Exactly one year has passed since President Obama declared he would close Guantanamo.
And today, The Washington Post reports that his Department of Justice Task Force will recommend “that nearly 50 of the 196 detainees at the U.S. military prison at Guantanamo Bay, Cuba, should be held indefinitely without trial under the laws of war.” How long will we have to wait before human rights groups begin to call President Obama a war criminal? How long until those who called for President Bush’s indictment by an international tribunal make the same call?
Don’t hold your breath. Back in 2005 Amnesty International called Guantanamo “the Gulag of our times” equating the Bush administration to war criminals. Now, their tune has moderated –of course in their eyes it is still bad that Guantanamo remains open– but they’ve toned down their Gulag language and now we hear “people around the world who care about human rights and the rule of law will be extremely disheartened” by President Obama’s failure to close Guantanamo. Disheartened is probably an improvement from the dyspepsia which gripped most of these people during the Bush administration.
Not to be outdone in moderation, Anthony Romero of the ACLU blandly stated “There is no statutory regime in America that allows us to hold people without charge or trial indefinitely.” We’ve gone from allegations of war crimes, torture, and a disregard of the “rule of law” to a lack of a “statutory regime.” Talk about kid gloves. Now of course both groups are saying the same things about Guantanamo that they were saying under Bush (e.g. close it), but they sure have moderated their tone since the Bush administration. Human rights may be universal, but it seems the tone and temperament of human rights advocacy changes when a Democrat is in office.
Back to The Washington Post story. Perhaps the best quote in the piece is from an anonymous official (anytime President Obama breaks a promise, they send out Mr. Anonymous to break the news, and it’s always on a Friday), Mr. Anonymous stated:
“We’re still moving forward and in a much more deliberate and less haphazard manner than was the case before…all policies encounter reality, and it’s painful, but this one holds up better than most.”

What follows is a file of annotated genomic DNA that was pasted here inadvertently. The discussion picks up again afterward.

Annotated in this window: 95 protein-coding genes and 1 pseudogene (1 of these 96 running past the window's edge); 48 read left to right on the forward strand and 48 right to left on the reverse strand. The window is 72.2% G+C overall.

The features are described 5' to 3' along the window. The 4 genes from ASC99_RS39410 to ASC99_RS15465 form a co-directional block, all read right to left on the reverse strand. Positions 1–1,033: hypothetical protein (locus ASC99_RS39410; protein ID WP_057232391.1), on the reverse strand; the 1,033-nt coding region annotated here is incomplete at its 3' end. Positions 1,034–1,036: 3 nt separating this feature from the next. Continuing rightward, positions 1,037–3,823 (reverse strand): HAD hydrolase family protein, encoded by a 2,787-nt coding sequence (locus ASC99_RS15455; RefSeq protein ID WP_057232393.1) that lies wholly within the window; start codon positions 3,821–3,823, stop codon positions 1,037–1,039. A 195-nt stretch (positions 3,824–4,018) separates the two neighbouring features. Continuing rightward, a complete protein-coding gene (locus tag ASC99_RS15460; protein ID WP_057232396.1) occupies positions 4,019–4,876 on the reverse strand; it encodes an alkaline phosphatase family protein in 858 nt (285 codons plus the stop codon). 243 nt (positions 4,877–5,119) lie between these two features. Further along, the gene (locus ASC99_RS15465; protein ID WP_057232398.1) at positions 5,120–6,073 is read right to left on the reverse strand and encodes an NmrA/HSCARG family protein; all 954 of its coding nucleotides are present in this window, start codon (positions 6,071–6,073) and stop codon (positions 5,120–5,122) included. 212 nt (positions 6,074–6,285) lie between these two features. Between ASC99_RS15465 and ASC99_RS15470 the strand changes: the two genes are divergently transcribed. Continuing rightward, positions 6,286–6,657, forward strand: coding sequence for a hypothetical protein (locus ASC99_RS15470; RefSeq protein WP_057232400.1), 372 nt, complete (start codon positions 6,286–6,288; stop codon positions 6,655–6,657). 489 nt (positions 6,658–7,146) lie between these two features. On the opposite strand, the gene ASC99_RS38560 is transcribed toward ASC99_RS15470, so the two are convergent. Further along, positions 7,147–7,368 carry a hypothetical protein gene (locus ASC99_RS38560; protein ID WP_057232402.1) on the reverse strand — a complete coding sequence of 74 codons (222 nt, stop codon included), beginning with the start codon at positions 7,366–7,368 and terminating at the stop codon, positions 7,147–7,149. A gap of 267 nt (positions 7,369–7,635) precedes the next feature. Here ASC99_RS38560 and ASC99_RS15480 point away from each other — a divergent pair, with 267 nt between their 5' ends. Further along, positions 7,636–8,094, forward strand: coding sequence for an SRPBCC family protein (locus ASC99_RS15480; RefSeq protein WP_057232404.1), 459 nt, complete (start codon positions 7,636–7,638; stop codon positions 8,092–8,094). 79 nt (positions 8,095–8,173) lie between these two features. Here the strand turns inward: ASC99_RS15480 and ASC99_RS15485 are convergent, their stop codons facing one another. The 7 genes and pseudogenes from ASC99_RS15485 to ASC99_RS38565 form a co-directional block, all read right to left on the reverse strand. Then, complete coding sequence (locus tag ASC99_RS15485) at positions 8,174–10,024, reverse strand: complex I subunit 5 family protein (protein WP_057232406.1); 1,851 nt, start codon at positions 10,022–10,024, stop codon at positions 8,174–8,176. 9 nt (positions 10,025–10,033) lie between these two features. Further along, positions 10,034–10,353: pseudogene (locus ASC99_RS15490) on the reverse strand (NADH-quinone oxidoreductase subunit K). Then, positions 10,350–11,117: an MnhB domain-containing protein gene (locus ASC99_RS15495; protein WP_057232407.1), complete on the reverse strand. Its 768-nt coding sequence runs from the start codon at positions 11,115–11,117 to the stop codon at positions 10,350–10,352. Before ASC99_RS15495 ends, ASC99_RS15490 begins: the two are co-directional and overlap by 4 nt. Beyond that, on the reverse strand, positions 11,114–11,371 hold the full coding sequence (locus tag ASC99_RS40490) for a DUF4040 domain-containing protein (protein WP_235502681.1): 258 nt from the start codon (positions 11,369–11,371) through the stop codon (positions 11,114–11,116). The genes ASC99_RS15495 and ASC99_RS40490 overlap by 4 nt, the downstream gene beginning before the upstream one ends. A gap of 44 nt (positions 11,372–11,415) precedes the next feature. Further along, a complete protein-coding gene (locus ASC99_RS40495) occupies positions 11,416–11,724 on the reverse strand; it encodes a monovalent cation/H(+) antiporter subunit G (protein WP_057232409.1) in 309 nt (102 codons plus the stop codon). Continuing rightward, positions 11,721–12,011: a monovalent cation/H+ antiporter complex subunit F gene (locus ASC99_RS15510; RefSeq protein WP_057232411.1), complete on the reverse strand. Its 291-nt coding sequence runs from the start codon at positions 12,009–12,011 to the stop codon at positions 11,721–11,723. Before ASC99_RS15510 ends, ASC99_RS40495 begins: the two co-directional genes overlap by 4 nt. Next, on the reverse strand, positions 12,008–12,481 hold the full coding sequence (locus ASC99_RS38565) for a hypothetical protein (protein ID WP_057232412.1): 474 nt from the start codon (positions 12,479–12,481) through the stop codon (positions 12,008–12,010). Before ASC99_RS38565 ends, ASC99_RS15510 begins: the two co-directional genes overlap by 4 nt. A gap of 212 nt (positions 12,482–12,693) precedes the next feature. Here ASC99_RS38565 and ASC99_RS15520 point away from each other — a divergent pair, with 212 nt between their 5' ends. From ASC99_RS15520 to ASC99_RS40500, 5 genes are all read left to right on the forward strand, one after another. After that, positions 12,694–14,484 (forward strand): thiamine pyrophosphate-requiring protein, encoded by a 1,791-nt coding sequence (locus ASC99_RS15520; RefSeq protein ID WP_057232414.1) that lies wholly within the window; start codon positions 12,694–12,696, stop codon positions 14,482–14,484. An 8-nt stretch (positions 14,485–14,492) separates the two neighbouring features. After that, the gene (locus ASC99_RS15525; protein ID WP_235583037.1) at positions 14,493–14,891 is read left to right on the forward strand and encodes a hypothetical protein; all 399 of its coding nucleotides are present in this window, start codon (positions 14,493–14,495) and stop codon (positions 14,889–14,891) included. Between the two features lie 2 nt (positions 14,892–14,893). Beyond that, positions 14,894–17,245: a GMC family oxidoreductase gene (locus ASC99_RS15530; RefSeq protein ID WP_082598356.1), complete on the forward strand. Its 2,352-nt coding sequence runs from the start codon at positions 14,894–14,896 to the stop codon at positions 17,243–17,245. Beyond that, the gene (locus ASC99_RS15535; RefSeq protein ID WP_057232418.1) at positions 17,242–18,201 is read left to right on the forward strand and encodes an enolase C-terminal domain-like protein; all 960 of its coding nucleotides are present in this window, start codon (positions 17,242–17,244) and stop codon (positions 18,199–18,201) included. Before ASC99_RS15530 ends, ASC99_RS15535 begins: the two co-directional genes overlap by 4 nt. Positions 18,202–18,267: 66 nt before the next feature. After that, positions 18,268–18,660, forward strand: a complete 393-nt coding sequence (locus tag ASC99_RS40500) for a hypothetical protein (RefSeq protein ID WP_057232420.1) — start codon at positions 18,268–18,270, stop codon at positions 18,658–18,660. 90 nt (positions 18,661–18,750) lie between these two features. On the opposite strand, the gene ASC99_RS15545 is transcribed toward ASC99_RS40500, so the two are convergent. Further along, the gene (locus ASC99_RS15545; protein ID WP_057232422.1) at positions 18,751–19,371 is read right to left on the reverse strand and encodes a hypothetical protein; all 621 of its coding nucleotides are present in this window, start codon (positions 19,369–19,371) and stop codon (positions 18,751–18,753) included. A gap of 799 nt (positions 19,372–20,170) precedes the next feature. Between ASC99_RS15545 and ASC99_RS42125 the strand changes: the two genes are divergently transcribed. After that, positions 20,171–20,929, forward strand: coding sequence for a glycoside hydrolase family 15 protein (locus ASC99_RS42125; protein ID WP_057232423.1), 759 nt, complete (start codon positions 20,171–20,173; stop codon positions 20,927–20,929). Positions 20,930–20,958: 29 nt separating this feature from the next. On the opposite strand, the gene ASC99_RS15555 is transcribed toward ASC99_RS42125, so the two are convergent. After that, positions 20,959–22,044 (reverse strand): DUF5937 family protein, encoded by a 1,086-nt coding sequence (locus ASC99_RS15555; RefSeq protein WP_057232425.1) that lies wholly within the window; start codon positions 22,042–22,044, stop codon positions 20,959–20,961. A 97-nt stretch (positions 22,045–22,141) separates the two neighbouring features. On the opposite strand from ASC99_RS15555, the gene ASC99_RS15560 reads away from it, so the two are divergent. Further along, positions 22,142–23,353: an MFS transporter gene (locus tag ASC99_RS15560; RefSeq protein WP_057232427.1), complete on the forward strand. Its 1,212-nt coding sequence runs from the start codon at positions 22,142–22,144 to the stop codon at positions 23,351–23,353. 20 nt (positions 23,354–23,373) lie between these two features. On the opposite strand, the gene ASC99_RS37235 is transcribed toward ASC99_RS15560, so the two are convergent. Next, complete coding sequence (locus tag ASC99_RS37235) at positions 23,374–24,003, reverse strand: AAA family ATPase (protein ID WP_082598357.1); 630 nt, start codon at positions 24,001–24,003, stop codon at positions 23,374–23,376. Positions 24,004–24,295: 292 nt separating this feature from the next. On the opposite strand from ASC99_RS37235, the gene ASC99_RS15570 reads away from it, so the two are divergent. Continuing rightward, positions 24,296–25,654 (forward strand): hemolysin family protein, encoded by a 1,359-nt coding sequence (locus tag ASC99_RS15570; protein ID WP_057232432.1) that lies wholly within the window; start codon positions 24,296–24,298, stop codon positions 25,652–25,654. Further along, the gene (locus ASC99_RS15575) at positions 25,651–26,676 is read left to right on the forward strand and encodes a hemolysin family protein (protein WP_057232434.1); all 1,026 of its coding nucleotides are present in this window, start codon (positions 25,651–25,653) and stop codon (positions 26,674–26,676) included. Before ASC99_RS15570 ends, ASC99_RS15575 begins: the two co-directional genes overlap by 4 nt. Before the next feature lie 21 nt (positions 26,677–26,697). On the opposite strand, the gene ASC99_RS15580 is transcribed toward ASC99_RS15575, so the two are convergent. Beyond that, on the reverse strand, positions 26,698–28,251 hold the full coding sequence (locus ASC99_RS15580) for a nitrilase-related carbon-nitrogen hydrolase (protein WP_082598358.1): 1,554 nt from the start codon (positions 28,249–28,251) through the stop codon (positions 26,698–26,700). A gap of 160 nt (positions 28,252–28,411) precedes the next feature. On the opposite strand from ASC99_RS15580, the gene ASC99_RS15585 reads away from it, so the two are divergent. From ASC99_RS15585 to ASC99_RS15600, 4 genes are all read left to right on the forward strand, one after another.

That “haphazard manner” line sure sounds like a swipe at the Obama administration’s favorite target, George W. Bush. Of course the truly painful reality is that one couldn’t think of a more haphazard policy than President Obama’s declaration that he would close Guantanamo within a year. That decision was made on his second day in office without taking the time to evalaute the files and evidence supporting the detention of al Qaeda members held in Guantanamo. But perhaps I’m being unfair, the President did staff much of his administration with the attorneys representing the Guantanamo detainees, so who needs to read the intelligence files on these guys, all you need to know is “My client says he’s innocent.” That’s good enough for an executive order…but as President Obama is finding out, it may not be a reliable way to make national security policy.
Buried about halfway into The Washington Post story are these key nuggets. Not only has the Obama administration decided that 50 detainees should be held indefinitely, they’ve also declared that 30 Yemenis can be released —just as soon as al Qaeda is no longer active in Yemen. That fact brings the number of detainees who will be indefinitely detained up to 80, unless the Obama administration knows something about the sea change in Yemeni security which would need to take place before that country is free from al Qaeda.
Then there are 80 other detainees who are cleared for release to a third country. Of course that would require a third country willing to take them, and as we’ve seen most allies –despite flowing and apologetic speeches from President Obama– don’t want to take trained jihadists off our hands. Go figure.
So who is left? 35 detainees who will likely be tried in federal courts, or [gasp] military commissions.
Thus, after two years of campaign rhetoric and a year of presidential reality, the Obama administration has figured out exactly what the Bush administration knew all along. Most of the people currently held in Guantanamo are not innocent shepherds, and holding them, not releasing them is a national security imperative.